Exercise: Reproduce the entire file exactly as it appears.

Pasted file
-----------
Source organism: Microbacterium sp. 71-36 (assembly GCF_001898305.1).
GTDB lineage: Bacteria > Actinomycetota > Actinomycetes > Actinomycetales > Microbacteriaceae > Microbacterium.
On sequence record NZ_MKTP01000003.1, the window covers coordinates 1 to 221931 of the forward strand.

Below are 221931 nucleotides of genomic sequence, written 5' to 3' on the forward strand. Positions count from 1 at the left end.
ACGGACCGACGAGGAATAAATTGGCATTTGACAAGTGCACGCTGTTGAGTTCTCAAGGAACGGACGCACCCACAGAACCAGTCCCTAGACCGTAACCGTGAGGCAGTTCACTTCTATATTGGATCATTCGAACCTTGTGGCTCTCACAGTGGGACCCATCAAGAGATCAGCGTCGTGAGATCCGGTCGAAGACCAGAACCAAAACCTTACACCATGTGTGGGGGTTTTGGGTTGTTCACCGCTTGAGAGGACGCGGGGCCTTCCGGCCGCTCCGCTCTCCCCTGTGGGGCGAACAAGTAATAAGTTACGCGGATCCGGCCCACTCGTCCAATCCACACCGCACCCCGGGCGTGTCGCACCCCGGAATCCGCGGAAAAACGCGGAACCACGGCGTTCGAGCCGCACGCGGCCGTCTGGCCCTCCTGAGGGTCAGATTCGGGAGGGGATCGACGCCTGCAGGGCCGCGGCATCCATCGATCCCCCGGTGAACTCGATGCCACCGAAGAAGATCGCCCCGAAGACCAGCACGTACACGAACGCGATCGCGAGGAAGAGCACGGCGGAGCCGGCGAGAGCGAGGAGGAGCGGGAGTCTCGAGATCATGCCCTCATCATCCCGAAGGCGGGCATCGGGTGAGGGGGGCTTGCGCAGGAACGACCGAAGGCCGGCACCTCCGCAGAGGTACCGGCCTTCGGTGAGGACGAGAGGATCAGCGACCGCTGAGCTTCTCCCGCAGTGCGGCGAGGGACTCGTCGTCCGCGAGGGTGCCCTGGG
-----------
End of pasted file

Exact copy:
Source organism: Microbacterium sp. 71-36 (assembly GCF_001898305.1).
GTDB lineage: Bacteria > Actinomycetota > Actinomycetes > Actinomycetales > Microbacteriaceae > Microbacterium.
On sequence record NZ_MKTP01000003.1, the window covers coordinates 1 to 221931 of the forward strand.

Below are 221931 nucleotides of genomic sequence, written 5' to 3' on the forward strand. Positions count from 1 at the left end.
ACGGACCGACGAGGAATAAATTGGCATTTGACAAGTGCACGCTGTTGAGTTCTCAAGGAACGGACGCACCCACAGAACCAGTCCCTAGACCGTAACCGTGAGGCAGTTCACTTCTATATTGGATCATTCGAACCTTGTGGCTCTCACAGTGGGACCCATCAAGAGATCAGCGTCGTGAGATCCGGTCGAAGACCAGAACCAAAACCTTACACCATGTGTGGGGGTTTTGGGTTGTTCACCGCTTGAGAGGACGCGGGGCCTTCCGGCCGCTCCGCTCTCCCCTGTGGGGCGAACAAGTAATAAGTTACGCGGATCCGGCCCACTCGTCCAATCCACACCGCACCCCGGGCGTGTCGCACCCCGGAATCCGCGGAAAAACGCGGAACCACGGCGTTCGAGCCGCACGCGGCCGTCTGGCCCTCCTGAGGGTCAGATTCGGGAGGGGATCGACGCCTGCAGGGCCGCGGCATCCATCGATCCCCCGGTGAACTCGATGCCACCGAAGAAGATCGCCCCGAAGACCAGCACGTACACGAACGCGATCGCGAGGAAGAGCACGGCGGAGCCGGCGAGAGCGAGGAGGAGCGGGAGTCTCGAGATCATGCCCTCATCATCCCGAAGGCGGGCATCGGGTGAGGGGGGCTTGCGCAGGAACGACCGAAGGCCGGCACCTCCGCAGAGGTACCGGCCTTCGGTGAGGACGAGAGGATCAGCGACCGCTGAGCTTCTCCCGCAGTGCGGCGAGGGACTCGTCGTCCGCGAGGGTGCCCTGGG